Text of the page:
Saturday, September 18, 2010

Reading about Writers: "Knots in My Yo-Yo String"

After reading almost every book written by Jerry Spinelli, I decided to read about the author himself. "Knots in My Yo-Yo String" is his autobiography written for his young readers. A question posed by an elementary school student asked him if being a kid helped him to become a good writer. His book is a collection of memories growing up that inspired him in writing his books from "Maniac Magee" (his Newbury winner) to "Milkweed" (a book about the Holocaust). "Knots" reads just like any one of his stories and is a fun trip down Memory Lane (especially for those of you who were born after World War II.)

"Knots in My Yo-Yo String" may not be a great discourse on how to be a great writer, but it certainly shows you how being a kid can give great fodder for being a children's writer.


From Publishers Weekly

In this montage of sharply focused memories punctuated with b&w photographs, Spinelli (Maniac Magee; Wringer) reconstructs the experience of growing up during the '50s. His descriptions of his childhood universe (which does not extend beyond Norristown, Pa.) elicits the use of all five senses. He invites readers to gaze upon the same stars he studied as a child; to listen for the "not-very-loud" whistle of Mrs. Seeton calling not only her own brood but all the kids home to their suppers ("for a mother's call somehow touches us all"); to smell the "sour, vaguely rotten" aroma of the Adam Scheidt Brewing Company; to savor the taste of Texas Hot Wieners ("They had spunk. They fought back"); and to feel the "clack" of colliding teeth during his first kiss with Kathy Heller (in a game of Truth or Consequences). The audience might be content to bask in the warm glow of post-WWII reflections, but the author has other plans: he shows readers how the seeds of a writer were planted in his youth. Wedged between sometimes painful, more often hilarious scenes of preadolescent and adolescent angst are quiet, contemplative moments when young Spinelli develops his artistic imagination replaying the days' events and pondering such mysteries as time, space and the origin of knots in his yo-yo string. As Spinelli effortlessly spins the story of an ordinary Pennsylvania boy, he also documents the evolution of an exceptional author. Ages 10-13.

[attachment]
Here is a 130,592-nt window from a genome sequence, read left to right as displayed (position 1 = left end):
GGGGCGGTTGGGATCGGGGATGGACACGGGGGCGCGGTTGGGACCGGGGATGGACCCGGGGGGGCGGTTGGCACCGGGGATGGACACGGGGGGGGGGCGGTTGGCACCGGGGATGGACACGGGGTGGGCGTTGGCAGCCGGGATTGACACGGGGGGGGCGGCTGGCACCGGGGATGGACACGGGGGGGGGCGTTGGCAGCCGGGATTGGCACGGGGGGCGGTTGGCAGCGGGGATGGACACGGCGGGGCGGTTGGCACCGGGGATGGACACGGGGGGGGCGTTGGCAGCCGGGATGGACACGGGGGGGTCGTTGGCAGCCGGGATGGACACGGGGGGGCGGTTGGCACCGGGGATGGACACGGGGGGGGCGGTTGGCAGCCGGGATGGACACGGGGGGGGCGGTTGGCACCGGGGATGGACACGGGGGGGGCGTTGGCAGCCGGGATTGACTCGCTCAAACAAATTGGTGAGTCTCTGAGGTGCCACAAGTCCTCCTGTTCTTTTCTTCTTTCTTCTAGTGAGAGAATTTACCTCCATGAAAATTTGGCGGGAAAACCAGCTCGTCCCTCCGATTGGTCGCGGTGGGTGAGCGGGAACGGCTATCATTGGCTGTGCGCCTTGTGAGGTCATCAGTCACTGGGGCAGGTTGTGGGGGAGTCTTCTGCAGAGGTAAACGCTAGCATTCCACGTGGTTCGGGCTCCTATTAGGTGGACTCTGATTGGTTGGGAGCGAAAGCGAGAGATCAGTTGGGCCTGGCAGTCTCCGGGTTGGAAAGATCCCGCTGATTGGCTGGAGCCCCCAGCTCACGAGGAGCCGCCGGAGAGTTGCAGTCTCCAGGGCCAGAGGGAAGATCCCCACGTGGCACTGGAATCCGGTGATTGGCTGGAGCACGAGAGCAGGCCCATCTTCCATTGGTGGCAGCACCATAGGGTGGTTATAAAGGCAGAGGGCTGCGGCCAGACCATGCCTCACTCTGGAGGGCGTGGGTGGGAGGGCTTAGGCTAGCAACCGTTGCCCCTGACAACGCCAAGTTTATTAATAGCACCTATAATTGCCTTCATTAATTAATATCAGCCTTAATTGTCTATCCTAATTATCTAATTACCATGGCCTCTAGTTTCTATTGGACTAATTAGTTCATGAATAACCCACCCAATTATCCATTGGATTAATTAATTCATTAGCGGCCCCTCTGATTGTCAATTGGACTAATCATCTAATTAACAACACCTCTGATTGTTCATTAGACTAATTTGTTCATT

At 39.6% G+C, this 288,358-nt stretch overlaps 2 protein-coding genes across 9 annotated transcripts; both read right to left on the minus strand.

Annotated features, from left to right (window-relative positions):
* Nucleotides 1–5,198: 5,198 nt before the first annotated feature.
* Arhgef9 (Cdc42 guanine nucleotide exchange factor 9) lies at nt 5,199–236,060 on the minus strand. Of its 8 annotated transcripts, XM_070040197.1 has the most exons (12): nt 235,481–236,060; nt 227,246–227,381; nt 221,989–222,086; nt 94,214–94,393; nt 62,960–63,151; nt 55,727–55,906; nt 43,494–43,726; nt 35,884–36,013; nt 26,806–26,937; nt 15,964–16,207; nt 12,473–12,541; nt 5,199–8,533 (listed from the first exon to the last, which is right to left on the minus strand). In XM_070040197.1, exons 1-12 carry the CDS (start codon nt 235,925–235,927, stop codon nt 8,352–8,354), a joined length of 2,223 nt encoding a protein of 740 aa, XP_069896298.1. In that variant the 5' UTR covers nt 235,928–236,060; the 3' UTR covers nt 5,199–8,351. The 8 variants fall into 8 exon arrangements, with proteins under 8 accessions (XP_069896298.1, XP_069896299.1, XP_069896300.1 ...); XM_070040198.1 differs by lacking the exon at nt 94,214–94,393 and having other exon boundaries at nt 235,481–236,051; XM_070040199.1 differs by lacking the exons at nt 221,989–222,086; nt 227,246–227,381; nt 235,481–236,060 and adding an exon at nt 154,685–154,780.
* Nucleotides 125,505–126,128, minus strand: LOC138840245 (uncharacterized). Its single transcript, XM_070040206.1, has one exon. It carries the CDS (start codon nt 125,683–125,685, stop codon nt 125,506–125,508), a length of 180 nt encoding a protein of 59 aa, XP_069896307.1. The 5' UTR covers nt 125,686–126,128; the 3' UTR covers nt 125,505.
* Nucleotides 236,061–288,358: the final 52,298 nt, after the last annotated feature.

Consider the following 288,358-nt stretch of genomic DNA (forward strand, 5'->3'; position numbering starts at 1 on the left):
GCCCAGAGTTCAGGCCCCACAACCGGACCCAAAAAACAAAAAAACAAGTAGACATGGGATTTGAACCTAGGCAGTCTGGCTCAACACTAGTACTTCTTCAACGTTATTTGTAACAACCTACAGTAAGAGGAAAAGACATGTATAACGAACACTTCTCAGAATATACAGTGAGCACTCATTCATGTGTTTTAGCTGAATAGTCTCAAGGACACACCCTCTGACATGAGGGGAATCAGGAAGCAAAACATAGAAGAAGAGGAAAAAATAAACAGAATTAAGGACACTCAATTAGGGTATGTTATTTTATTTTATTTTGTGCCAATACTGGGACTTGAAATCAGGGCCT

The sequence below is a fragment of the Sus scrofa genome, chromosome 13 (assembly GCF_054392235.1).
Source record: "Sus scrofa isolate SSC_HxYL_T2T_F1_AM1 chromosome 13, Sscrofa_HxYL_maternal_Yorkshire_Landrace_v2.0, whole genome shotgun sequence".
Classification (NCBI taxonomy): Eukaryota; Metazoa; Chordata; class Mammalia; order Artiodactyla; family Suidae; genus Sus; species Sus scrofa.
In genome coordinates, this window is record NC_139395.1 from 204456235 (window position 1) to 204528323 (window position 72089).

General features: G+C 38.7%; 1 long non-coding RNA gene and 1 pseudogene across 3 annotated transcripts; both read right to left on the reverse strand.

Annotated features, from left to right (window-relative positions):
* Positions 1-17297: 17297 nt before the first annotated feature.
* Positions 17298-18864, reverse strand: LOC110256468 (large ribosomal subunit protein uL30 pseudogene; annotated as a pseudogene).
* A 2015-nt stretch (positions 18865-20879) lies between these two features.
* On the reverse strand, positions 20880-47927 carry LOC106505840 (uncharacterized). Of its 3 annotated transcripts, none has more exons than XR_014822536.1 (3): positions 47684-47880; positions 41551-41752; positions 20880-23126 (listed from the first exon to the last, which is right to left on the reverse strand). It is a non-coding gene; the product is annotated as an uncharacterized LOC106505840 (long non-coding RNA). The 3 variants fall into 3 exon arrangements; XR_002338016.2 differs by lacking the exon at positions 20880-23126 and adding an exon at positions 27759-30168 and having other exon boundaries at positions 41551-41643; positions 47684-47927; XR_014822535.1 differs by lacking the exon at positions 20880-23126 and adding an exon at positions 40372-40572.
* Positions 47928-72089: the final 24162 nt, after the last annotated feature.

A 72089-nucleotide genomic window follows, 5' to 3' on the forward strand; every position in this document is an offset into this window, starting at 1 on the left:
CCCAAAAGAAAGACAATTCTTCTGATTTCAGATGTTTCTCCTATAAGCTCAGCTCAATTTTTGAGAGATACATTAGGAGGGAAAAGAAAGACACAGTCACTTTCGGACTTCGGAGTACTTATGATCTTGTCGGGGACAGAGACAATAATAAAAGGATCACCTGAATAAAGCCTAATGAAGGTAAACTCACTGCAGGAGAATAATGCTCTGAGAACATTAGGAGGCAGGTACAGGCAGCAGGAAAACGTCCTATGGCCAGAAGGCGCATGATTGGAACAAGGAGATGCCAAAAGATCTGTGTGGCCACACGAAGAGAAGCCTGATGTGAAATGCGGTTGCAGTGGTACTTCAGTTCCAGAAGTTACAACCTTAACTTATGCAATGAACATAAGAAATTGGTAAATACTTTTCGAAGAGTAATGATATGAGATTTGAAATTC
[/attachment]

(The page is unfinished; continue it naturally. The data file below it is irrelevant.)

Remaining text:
1 comment:

Scott said...

Reading author biographies, autobiographies, and working journals is always a good thing.